14. Nelson and Brooks, Racial Equity Toolkit, 5.
  15. See, for example, “Equity and Empowerment Lens,” Multnomah County Office of Diversity and Equity, accessed June 9, 2023,; “Racial Equity Toolkit,” Seattle Office for Civil Rights, accessed January 16, 2023, https://www.seattle. gov/civilrights/what-we-do/race-and-social-justice-initiative/racial-equity-toolkit; and Racial Equity & Social Justice Initiative, Racial Equity and Social Justice Tool: Process Guide (Madison, WI: City of Madison),
  16. For information on developing community responder programs, see “Expanding First Response: A Toolkit for Community Responder Programs,” The Council for State Governments Justice Center, December 2021,
  17. For more information on how Monterey County, for example, developed the county’s system map and identified opportunities to impact the Stepping Up four key measures, see Hallie Fader-Towe and Elizabeth Siggins, Stepping Up Monterey County System Mapping Project (New York: The Council of State Governments Justice Center, 2021),
  18. For information on implementation strategies and examples, go to

Project Credits

The 2024 edition of this report was updated by Risë Haneberg, based on the original 2017 publication written by Risë Haneberg, Dr. Tony Fabelo, Dr. Fred Osher, and Michael Thompson. It was reviewed by the Lived Experience Advisory Panel (LEAP), comprising eight individuals with lived experience in both the criminal justice and behavioral health systems. Feedback from the LEAP members was incorporated into this final document to ensure the content is fully inclusive of the voices of lived experience. We are grateful for their time and contributions to this work.

Writing: Risë Haneberg, CSG Justice Center

Reviewers: Lived Experience Advisory Panel; Dr. Tony Fabelo, Meadows Mental Health Policy Institute; Dr. Fred Osher; Michael Thompson, independent consultant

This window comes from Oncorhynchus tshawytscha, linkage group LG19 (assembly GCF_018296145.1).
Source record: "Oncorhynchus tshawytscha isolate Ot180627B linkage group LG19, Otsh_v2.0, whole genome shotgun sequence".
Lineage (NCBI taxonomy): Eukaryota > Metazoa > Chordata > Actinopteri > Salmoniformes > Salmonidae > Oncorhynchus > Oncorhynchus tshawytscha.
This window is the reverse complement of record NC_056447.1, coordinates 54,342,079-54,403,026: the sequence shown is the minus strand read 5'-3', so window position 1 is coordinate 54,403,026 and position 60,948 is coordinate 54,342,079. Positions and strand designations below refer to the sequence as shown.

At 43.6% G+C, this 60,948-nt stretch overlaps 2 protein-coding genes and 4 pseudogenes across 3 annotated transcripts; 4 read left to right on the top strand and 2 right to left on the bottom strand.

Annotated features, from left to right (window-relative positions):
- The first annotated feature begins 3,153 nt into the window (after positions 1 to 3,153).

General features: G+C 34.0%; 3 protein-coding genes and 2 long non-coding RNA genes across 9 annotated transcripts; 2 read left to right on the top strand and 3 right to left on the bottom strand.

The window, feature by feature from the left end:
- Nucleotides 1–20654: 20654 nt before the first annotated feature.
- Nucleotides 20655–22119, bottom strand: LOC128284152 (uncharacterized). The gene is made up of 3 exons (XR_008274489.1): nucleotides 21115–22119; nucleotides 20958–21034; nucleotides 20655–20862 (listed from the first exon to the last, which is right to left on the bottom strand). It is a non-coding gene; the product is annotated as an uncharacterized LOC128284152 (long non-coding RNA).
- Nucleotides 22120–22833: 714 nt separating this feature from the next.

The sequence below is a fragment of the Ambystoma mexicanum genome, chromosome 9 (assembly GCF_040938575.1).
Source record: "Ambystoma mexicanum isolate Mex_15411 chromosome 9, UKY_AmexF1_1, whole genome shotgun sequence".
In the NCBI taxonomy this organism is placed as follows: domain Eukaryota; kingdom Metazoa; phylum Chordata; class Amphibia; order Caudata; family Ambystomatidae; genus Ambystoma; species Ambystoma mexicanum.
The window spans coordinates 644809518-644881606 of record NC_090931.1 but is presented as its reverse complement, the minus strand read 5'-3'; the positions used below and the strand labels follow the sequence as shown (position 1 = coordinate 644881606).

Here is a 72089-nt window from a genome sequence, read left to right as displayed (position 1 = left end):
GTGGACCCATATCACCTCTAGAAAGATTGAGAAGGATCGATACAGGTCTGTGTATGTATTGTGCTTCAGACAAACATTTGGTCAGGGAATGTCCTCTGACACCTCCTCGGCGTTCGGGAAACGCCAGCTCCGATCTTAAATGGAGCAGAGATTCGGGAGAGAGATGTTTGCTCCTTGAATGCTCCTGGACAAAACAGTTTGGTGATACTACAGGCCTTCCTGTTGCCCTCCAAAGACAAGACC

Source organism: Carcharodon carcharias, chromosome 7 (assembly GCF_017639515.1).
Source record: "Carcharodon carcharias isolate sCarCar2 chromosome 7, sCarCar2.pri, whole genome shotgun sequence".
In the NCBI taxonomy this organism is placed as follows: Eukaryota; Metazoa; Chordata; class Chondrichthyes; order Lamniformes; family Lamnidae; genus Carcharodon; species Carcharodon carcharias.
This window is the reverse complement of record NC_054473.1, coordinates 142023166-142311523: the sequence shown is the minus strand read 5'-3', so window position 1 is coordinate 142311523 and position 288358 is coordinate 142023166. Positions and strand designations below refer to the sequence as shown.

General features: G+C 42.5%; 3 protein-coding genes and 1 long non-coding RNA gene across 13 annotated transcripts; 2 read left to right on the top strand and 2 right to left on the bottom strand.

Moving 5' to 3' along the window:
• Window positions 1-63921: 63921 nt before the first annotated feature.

Editing: Katy Albis and Alice Oh, CSG Justice Center

Design: Michael Bierman

Web Development: Yewande Ojo, CSG Justice Center

Public Affairs: Aisha Jamil, CSG Justice Center

This project was supported by Grant No. 15PBJA-22-GK-03568-MENT awarded by the Bureau of Justice Assistance. The Bureau of Justice Assistance is a component of the Department of Justice’s Office of Justice Programs, which also includes the Bureau of Justice Statistics, the National Institute of Justice, the Office of Juvenile Justice and Delinquency Prevention, the Office for Victims of Crime, and the SMART Office. Points of view or opinions in this document are those of the authors and do not necessarily represent the official position or policies of the U.S. Department of Justice.

This project was also supported by the Jacob and Valeria Langeloth Foundation.

About the CSG Justice Center: The Council of State Governments (CSG) Justice Center is a national nonprofit, nonpartisan organization that combines the power of a membership association, representing state officials in all three branches of government, with policy and research expertise to develop strategies that increase public safety and strengthen communities. For more information about the CSG Justice Center, visit

About Stepping Up: Stepping Up is a national initiative reducing the overincarceration of people with mental illnesses and is a partnership between The Council of State Governments Justice Center, the National Association of Counties, and the American Psychiatric Association Foundation.

About the author

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Former Deputy Division Director, Behavioral Health
Risë Haneberg served as deputy division director within the Behavioral Health Division at The Council of State Governments Justice Center. In this role, Risë led the Stepping Up Initiative, the national effort to reduce the number of people with mental
illnesses in the justice system with partners National Association of Counties and the American Psychiatric Foundation. Additionally, Risë provided oversight to county systems improvement projects and technical assistance to Justice and Mental Health Collaboration Program grantee sites. Before joining the CSG Justice Center, Risë served as the criminal justice coordinator for Johnson County, Kansas, from 2008 to 2014. Risë previously served as the chief court service officer in Johnson County and began her career in criminal justice as a juvenile probation officer in 1979. Risë holds a BS in criminal justice from Wichita State University and an MA in public administration from the University of Kansas.